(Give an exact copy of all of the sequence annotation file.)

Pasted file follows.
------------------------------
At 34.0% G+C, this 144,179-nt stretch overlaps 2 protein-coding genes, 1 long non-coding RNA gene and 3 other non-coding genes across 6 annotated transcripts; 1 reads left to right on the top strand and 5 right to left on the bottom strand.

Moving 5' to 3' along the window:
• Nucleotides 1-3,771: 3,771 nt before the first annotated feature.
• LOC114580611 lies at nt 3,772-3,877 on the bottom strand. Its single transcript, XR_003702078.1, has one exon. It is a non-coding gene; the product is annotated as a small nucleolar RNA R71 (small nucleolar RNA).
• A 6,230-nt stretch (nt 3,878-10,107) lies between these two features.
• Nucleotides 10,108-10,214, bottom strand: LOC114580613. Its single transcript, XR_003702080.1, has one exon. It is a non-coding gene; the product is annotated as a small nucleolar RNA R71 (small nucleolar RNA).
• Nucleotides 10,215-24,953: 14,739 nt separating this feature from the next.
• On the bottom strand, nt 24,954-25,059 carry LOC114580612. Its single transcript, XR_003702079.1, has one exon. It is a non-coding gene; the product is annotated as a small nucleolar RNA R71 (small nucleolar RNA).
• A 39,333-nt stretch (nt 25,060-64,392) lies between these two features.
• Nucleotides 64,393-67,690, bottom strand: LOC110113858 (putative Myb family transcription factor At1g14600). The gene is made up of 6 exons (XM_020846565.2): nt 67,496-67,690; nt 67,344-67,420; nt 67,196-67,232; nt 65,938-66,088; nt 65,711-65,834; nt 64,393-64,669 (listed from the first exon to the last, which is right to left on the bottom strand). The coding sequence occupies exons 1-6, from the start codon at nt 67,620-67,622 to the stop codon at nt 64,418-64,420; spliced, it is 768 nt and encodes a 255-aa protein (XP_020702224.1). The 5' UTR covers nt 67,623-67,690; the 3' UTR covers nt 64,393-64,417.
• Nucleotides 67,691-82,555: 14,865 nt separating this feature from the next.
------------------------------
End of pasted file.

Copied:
At 34.0% G+C, this 144,179-nt stretch overlaps 2 protein-coding genes, 1 long non-coding RNA gene and 3 other non-coding genes across 6 annotated transcripts; 1 reads left to right on the top strand and 5 right to left on the bottom strand.

Moving 5' to 3' along the window:
• Nucleotides 1-3,771: 3,771 nt before the first annotated feature.
• LOC114580611 lies at nt 3,772-3,877 on the bottom strand. Its single transcript, XR_003702078.1, has one exon. It is a non-coding gene; the product is annotated as a small nucleolar RNA R71 (small nucleolar RNA).
• A 6,230-nt stretch (nt 3,878-10,107) lies between these two features.
• Nucleotides 10,108-10,214, bottom strand: LOC114580613. Its single transcript, XR_003702080.1, has one exon. It is a non-coding gene; the product is annotated as a small nucleolar RNA R71 (small nucleolar RNA).
• Nucleotides 10,215-24,953: 14,739 nt separating this feature from the next.
• On the bottom strand, nt 24,954-25,059 carry LOC114580612. Its single transcript, XR_003702079.1, has one exon. It is a non-coding gene; the product is annotated as a small nucleolar RNA R71 (small nucleolar RNA).
• A 39,333-nt stretch (nt 25,060-64,392) lies between these two features.
• Nucleotides 64,393-67,690, bottom strand: LOC110113858 (putative Myb family transcription factor At1g14600). The gene is made up of 6 exons (XM_020846565.2): nt 67,496-67,690; nt 67,344-67,420; nt 67,196-67,232; nt 65,938-66,088; nt 65,711-65,834; nt 64,393-64,669 (listed from the first exon to the last, which is right to left on the bottom strand). The coding sequence occupies exons 1-6, from the start codon at nt 67,620-67,622 to the stop codon at nt 64,418-64,420; spliced, it is 768 nt and encodes a 255-aa protein (XP_020702224.1). The 5' UTR covers nt 67,623-67,690; the 3' UTR covers nt 64,393-64,417.
• Nucleotides 67,691-82,555: 14,865 nt separating this feature from the next.